Olsen signs letter of intent to play football at North Dakota


Weiser High School senior Ryndon Olsen has signed a letter of commitment to play football at North Dakota State College of Science. Pictured with him are his parents Sharona and Ryan Olsen, and younger sister, Clara Mae.
By: 
Philip A. Janquart
Weiser High School senior Ryndon Olsen has signed a letter of intent to play football at North Dakota State College of Science.
 Family, friends, coaches, and administrators gathered in the school’s foyer where he made his commitment, and transition to a Wildcat, official on Wednesday, Feb. 7.
 “I want to play football, but I also want go through their meat-cutting program,” he told the Signal American.
 Located in Wahpeton, N.D., the school is part of the Mon-Dak (Montana-Dakota) Conference and is affiliated with the National Junior College Athletic Association.
 Ryndon, who will be attending NDSCS on an academic scholarship, was the WHS varsity football team’s starting kicker, earning the spot as a sophomore during the 2021 season and helping the Wolverines to a 3A State Championship that year.
 Since Div. III JCs cannot offer scholarships, he will be joining the team as a non-scholarship athlete.
 Ryndon, who grew up on a cattle ranch and farm near Annex, Ore., specifically sought a school where he could extend his football career while learning the art of commercial meat cutting.
 “He wants to be a custom butcher, kind of like Gilmore (Meats) here in Weiser and Boston Beef (House) in Ontario,” said Ryndon’s dad Ryan. “He wants to someday open a butcher shop and smoke shop.”
 As a hunter, Ryndon has already developed some of the necessary skills through his experience dressing out animals. 
 His chosen school is one of the few in the country that has a football team and the specific career program he was looking for.
 “There aren’t many technical colleges that have a football team and a meat-cutting program,” said Ryndon’s mom Sharona.
 The family recently returned from a trip to visit the NDSCS campus.
 “Yeah, we were just down there last week,” Ryndon said. “It was great; it’s like a small, four-year college.”
 Like many football kickers, Ryndon started out on the soccer field.
 “I used to play soccer and my mom was the girls soccer coach,” he said.
 Sharona was the WHS head girls’ soccer coach from about 2008 to 2016.
 “Yeah, he grew up on a soccer field,” she said. “When he was little, he was always running around in the middle of practice. That’s where he learned how to kick a ball.”
 At his dad’s prompting, Ryndon ended up trying out for Weiser’s JV football team his freshman year.
 “He had never played football before and I said, ‘Ryndon, if you hate it, I’ll never ask you to do it again,’” Ryan explained. “By the end of his freshman year, he was starting at running back and linebacker, but by then, it became apparent they needed a kicker.”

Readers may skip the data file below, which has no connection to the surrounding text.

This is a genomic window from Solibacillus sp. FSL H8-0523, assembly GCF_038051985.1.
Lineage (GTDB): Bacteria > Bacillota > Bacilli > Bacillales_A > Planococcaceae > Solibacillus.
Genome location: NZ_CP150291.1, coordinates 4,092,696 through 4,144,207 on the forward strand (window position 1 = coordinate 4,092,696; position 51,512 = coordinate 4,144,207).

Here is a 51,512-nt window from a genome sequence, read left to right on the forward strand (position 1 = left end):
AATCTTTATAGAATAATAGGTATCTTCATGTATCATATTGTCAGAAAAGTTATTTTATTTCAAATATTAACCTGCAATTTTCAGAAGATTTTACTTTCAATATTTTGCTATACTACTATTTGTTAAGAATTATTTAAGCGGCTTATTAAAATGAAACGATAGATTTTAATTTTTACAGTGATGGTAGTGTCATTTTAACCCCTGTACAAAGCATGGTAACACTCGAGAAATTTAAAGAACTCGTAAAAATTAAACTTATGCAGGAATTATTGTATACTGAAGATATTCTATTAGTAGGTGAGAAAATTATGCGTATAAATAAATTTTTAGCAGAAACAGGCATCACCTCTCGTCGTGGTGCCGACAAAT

Ryndon was also a kick returner and, one day, while receiving kicks during practice, he began kicking them back.
 “The coaches said, ‘Hey, wait a minute,” Ryan said. 
 From that point on, Ryndon would concentrate all his efforts on advancing his skills.
 He eventually enlisted the help of current Boise State University staffer Tyler Rausa, a former Lou Groza Award semifinalist and All-Mountain West honoree during his years as a Bronco kicker between 2013 and 2016. He most recently played in the USFL for the Tampa Bay Bandits.
 Ryndon ultimately became Weiser’s starting kicker and even attended a couple camps, which included the Kicking World camp in Bellevue, Wash. and the RARE Academy at Centennial High School in Meridian where he finished third in the camp’s kicking competition. He finished behind Martin Connington who recently signed with the University of Michigan and Joshua Horn who signed with Boise State.
 But for the most part, kicking became a family affair, Ryan spending most nights shagging balls for his son, alongside Sharona and their two daughters.
 “I bet I shagged 10,000 balls,” Ryan chuckled. “It was almost every day.”
 “It was rain, snow, or shine; it didn’t matter because he had to be out there,” Sharona said. “And then, sometimes, if he was going to be kicking on a turf field, we’d drive an hour away so he could practice. Middleton (High School) was really nice to us, and so was Mountain View (High School in Meridian).”
 Ryndon said he appreciates the sacrifices his family has made, but also gave credit to Rausa and former WHS long snapper Carter Jensen and holder Jack Shirts.
 “They were perfect almost every time and I couldn’t have done it without them,” he said.
 Through three years as WHS’s kicker, Ryndon notched 220 kickoffs, with a total of 66 of them going for touchbacks, for an average of 54.1 yards per kickoff. He nailed 159 of 172 point after attempts and was 11 for 18 in the field goal department.
 

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